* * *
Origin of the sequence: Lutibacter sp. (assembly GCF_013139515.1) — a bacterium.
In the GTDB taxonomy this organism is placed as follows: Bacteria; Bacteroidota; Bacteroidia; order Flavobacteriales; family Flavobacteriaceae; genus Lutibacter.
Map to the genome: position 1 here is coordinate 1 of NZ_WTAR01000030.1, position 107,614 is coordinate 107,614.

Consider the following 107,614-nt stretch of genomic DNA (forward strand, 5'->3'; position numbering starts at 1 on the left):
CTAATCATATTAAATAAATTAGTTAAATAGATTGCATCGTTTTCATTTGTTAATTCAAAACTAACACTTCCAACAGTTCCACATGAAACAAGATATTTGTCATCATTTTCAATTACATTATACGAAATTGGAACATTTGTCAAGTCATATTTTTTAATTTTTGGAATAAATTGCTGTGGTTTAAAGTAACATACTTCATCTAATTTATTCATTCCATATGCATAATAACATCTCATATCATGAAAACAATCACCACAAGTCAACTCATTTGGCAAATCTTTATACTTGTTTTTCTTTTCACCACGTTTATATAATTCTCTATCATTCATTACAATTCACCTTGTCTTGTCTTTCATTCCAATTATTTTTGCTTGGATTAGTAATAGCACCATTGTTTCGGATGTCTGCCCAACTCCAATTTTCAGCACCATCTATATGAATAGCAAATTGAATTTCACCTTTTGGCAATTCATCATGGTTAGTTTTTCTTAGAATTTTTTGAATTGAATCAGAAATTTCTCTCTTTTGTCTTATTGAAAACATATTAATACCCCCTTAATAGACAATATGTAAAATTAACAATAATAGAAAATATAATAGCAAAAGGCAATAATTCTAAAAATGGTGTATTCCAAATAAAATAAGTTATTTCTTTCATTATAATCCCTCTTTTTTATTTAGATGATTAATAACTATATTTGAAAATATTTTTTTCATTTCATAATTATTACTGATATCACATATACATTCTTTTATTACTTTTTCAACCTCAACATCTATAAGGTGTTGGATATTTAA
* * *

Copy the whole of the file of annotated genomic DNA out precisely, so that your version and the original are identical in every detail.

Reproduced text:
Origin of the sequence: Lutibacter sp. (assembly GCF_013139515.1) — a bacterium.
In the GTDB taxonomy this organism is placed as follows: Bacteria; Bacteroidota; Bacteroidia; order Flavobacteriales; family Flavobacteriaceae; genus Lutibacter.
Map to the genome: position 1 here is coordinate 1 of NZ_WTAR01000030.1, position 107,614 is coordinate 107,614.

Consider the following 107,614-nt stretch of genomic DNA (forward strand, 5'->3'; position numbering starts at 1 on the left):
CTAATCATATTAAATAAATTAGTTAAATAGATTGCATCGTTTTCATTTGTTAATTCAAAACTAACACTTCCAACAGTTCCACATGAAACAAGATATTTGTCATCATTTTCAATTACATTATACGAAATTGGAACATTTGTCAAGTCATATTTTTTAATTTTTGGAATAAATTGCTGTGGTTTAAAGTAACATACTTCATCTAATTTATTCATTCCATATGCATAATAACATCTCATATCATGAAAACAATCACCACAAGTCAACTCATTTGGCAAATCTTTATACTTGTTTTTCTTTTCACCACGTTTATATAATTCTCTATCATTCATTACAATTCACCTTGTCTTGTCTTTCATTCCAATTATTTTTGCTTGGATTAGTAATAGCACCATTGTTTCGGATGTCTGCCCAACTCCAATTTTCAGCACCATCTATATGAATAGCAAATTGAATTTCACCTTTTGGCAATTCATCATGGTTAGTTTTTCTTAGAATTTTTTGAATTGAATCAGAAATTTCTCTCTTTTGTCTTATTGAAAACATATTAATACCCCCTTAATAGACAATATGTAAAATTAACAATAATAGAAAATATAATAGCAAAAGGCAATAATTCTAAAAATGGTGTATTCCAAATAAAATAAGTTATTTCTTTCATTATAATCCCTCTTTTTTATTTAGATGATTAATAACTATATTTGAAAATATTTTTTTCATTTCATAATTATTACTGATATCACATATACATTCTTTTATTACTTTTTCAACCTCAACATCTATAAGGTGTTGGATATTTAA